Due to their sheer size and weight, accidents involving trucks or tractor-trailers are usually much more serious than accidents involving a car against a car. Extra care must be taken in such cases because legally, the cases are more complex as multiple parties can be held accountable and because truck drivers and their owners are required to follow more laws and regulations.
If you were hurt in an accident with a truck, you have probably already been to the emergency room or at least to your own doctor. If not, don’t delay in seeking initial or follow up medical care so that you can begin any recommended course of treatment immediately. It is important to do what your doctor tells you because injuries from truck accidents can be catastrophic enough as it is and you don’t want to make things worse for yourself by waiting to be seen.
As with any type of accident, you can only legally recover in a trucking accident if it was the fault of the driver, the truck owner, or something else to do with the truck. The burden of proof is on you, meaning that it is up to you as the injured party to prove that the accident was their fault and that the accident caused your injuries. While the truck is not always at fault, this is usually the case as they are harder to maneuver and are more dangerous than passenger cars. In other words, there is more that can go wrong which is why truck drivers must go through extensive training, obtain a commercial driver’s license and why the trucking industry itself is so heavily regulated in the United States. Still, you have to prove it.
Common causes of truck accidents include:
- Brake failure
- Bad tires or tire blowouts
- Driver Fatigue or Exhaustion; with or without OSHA violations
- Driver Inattention
- Distracted or intoxicated driving
- Inexperienced truck driver
- False Credentials of the truck driver
- Reckless driving
- Improper Maintenance of the Truck
- Equipment Failure
- Unsafe turns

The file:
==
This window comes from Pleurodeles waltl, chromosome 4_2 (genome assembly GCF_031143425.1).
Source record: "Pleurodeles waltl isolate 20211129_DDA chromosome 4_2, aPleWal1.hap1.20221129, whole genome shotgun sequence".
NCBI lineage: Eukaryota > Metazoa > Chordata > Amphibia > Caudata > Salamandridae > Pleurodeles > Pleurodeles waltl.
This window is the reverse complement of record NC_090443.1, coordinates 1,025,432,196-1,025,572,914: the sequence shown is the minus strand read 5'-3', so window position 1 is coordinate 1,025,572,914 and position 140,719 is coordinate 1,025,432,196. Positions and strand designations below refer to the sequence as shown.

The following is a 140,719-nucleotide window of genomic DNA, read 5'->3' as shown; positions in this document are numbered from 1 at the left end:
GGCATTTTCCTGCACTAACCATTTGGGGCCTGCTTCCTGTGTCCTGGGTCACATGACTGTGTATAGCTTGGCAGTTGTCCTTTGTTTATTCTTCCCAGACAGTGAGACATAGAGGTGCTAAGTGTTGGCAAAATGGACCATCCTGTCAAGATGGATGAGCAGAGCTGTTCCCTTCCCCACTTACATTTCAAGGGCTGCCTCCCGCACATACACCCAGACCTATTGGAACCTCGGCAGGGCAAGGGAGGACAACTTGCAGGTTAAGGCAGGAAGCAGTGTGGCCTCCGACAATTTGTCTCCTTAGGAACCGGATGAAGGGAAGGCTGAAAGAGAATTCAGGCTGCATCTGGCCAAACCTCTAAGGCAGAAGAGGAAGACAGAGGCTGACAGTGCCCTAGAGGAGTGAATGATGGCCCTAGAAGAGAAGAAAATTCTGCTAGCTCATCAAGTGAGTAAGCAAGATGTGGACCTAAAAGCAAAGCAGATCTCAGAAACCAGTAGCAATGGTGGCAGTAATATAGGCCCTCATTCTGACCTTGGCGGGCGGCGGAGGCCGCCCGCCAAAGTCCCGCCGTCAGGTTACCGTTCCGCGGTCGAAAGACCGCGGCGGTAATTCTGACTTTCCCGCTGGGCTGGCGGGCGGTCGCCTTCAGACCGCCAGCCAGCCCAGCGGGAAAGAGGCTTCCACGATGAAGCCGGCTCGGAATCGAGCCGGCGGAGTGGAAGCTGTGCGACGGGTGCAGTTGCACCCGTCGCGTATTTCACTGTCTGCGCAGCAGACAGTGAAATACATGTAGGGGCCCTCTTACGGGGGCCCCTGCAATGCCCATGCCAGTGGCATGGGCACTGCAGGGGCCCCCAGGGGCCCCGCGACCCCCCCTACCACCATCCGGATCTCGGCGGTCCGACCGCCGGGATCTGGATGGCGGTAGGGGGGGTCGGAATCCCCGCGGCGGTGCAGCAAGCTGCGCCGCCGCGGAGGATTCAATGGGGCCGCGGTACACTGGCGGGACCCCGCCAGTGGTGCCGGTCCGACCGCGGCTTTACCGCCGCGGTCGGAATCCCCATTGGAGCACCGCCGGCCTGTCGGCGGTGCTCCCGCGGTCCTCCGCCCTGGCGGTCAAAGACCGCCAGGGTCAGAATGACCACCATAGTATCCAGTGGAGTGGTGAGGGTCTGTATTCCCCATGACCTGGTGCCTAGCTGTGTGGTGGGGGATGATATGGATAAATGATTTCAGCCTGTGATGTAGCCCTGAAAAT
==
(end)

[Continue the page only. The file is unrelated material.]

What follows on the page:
- Overloaded Truck
- Unsecured or Improperly Loaded Truck
- Jackknifing (truck does a V-Shaped Skid)
- Ignoring safety laws
- Failure to slow down in bad weather
In trucking accident cases, the driver of the truck and his employer (usually the truck’s owner) can be held responsible. If it is a maintenance issue, the maintenance company can be liable. Sometimes, if there is a defective part, the maker of that part might also be responsible. Pinpointing the exact cause is not always straightforward and your attorney will make sure that all evidence is preserved so that you can recover legally for your damages. Recoverable damages in truck accident cases will include not only your hospital and medical bills but also future bills and your pain and suffering. It can also include reimbursement for lost time from work, damage to your car, etc.
The truck driver’s employer or insurance company is going to want to speak with you right away in order to set themselves up to get out of it as cheaply as possible, if in fact their driver was at fault. You never should lie, but you also should not be giving a statement at this time at all before you have spoken to an attorney who can prepare you for what to expect and who will make sure that you are speaking to them only under the appropriate circumstances and at the appropriate time – which is not going to be in the immediate aftermath of an accident. If you have been hurt in an accident with a truck in the Chicago area, please call 630 250-8813 or fill out a web form to get in touch, so that you can learn your various options.